Recipe #512790

    1 Reviews |  By Zeldaz

    This is best eaten within 30 to 60 minutes of being dressed. Apples can be substituted for pears.

    Recipe #491076

    Make sure you snap off the tough part of the stalk before cutting the asparagus. I use white balsamic for this, and also use the dressing on grilled asparagus stalks. Sunflower seeds, pepitas, pecans or other chopped nuts can be substituted for the walnuts. From "Diabetes Cooking for Everyone", by Carol Gelles. Exchanges: 1 vegetable, 1 fat.

    Recipe #500683

    Adapted from a recipe in "Kitchen of Light", by Andreas Viestad. He claims this is a contemporary classic Western Norwegian interpretation of bacalao, and mentions some Norwegians add things like olives and various herbs. This dish can be made a day in advance and reheated very gently. Prep time does not include soaking time for the fish. The original called for even more olive oil, but I reduced it by 1/3.

    Recipe #508777

    From The Big Book of Breakfast, 2003, by Maryana Vollstedt. Crisp, crunchy bacon.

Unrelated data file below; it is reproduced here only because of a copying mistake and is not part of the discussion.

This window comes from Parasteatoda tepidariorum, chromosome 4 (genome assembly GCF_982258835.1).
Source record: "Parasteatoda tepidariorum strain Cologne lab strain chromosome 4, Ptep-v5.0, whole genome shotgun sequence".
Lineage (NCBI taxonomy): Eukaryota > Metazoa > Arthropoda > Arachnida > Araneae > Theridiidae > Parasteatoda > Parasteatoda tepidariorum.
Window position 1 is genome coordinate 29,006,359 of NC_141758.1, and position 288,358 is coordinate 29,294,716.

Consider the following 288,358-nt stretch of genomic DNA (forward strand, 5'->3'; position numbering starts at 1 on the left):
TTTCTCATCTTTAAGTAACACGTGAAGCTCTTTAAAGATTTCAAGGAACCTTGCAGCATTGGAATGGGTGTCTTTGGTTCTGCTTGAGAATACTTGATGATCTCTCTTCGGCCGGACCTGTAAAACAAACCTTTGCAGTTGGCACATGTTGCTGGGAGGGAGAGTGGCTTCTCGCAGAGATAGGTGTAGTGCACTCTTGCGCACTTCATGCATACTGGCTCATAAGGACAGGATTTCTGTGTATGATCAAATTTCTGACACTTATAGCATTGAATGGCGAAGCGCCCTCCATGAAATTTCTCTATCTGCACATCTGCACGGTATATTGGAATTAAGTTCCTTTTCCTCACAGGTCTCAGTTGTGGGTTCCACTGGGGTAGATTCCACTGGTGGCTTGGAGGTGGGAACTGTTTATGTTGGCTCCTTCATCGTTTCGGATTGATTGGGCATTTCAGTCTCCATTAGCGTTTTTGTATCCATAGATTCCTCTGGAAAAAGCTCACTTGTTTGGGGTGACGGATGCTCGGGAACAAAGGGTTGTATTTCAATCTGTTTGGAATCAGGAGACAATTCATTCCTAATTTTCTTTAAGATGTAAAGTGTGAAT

Recipe #500345

    From The Big Book of Breakfast, 2003, by Maryana Vollstedt. Faster and easier than blintzes.

    Recipe #500350

    From the Japanese Cooking class Cookbook. Fish with Asian flavors baked in foil packets.

    Recipe #514294

    "Pasticcio di Penne alla Valdostana" from the cookbook, Lidia Cooks from the Heart of Italy. The marvelous melting qualities of authentic fontina are particularly evident in baked pasta dishes like this delicious pasticcio. When it is in the oven with penne (or other tubular or concave pastas, like ziti, rigatoni, or shells), the molten cheese oozes around each piece of pasta, and is caught in all of its nooks and crannies. At the same time, the cheese on top of the pasticcio melts and then becomes crusty and caramelized.

    Recipe #469539